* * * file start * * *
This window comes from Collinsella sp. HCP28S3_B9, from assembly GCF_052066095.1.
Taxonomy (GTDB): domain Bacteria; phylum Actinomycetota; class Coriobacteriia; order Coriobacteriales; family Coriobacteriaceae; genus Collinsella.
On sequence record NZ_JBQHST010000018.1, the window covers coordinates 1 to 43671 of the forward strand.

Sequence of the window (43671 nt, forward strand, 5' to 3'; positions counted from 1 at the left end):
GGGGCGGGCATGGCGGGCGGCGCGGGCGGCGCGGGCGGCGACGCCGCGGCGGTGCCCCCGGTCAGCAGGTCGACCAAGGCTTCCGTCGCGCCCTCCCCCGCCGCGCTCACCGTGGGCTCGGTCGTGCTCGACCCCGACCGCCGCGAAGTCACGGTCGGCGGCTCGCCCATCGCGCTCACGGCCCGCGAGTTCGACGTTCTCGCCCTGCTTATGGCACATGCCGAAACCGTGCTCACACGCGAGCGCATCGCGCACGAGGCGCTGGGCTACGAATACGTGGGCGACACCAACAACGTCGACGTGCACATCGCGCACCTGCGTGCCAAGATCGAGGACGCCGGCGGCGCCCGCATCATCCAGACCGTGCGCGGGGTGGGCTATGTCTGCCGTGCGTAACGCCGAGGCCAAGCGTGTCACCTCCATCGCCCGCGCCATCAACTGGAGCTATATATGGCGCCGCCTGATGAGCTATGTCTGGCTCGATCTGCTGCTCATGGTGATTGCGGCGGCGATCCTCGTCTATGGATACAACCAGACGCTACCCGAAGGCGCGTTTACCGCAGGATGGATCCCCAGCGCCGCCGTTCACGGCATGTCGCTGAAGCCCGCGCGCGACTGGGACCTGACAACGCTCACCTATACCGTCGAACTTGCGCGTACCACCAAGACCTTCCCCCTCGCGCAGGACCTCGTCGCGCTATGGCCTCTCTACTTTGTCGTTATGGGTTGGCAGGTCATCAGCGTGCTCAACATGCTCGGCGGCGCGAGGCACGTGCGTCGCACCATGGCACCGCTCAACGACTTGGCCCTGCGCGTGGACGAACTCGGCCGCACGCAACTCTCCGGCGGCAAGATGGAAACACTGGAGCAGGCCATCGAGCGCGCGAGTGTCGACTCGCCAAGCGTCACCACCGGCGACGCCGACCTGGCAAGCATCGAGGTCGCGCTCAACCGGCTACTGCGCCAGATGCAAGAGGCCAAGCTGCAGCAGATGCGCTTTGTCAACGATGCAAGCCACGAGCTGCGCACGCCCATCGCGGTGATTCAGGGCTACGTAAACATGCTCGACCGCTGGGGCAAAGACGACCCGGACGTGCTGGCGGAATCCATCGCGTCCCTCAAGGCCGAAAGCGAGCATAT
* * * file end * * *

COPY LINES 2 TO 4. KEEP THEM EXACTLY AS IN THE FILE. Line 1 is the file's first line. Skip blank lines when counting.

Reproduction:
Taxonomy (GTDB): domain Bacteria; phylum Actinomycetota; class Coriobacteriia; order Coriobacteriales; family Coriobacteriaceae; genus Collinsella.
On sequence record NZ_JBQHST010000018.1, the window covers coordinates 1 to 43671 of the forward strand.

Sequence of the window (43671 nt, forward strand, 5' to 3'; positions counted from 1 at the left end):